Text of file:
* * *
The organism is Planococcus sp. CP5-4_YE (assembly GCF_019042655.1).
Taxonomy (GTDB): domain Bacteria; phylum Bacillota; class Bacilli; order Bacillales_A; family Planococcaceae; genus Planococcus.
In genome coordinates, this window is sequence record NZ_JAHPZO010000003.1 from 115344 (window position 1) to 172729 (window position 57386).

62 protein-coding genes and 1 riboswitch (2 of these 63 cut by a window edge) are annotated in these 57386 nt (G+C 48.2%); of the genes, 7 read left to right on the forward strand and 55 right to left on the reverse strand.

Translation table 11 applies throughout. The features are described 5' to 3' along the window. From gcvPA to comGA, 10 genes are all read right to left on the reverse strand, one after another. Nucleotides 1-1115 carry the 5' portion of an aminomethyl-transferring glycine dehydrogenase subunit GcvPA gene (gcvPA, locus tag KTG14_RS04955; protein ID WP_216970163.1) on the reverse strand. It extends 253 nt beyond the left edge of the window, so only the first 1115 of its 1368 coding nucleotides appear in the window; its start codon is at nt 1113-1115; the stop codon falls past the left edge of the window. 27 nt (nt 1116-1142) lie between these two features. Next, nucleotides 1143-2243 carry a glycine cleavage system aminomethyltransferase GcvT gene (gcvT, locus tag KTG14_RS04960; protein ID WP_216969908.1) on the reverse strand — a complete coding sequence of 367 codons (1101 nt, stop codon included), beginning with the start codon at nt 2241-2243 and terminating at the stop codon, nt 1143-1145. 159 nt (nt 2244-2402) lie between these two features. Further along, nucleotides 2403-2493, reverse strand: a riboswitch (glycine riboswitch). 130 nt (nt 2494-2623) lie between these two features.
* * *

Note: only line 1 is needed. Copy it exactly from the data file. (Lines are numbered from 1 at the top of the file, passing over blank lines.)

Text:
The organism is Planococcus sp. CP5-4_YE (assembly GCF_019042655.1).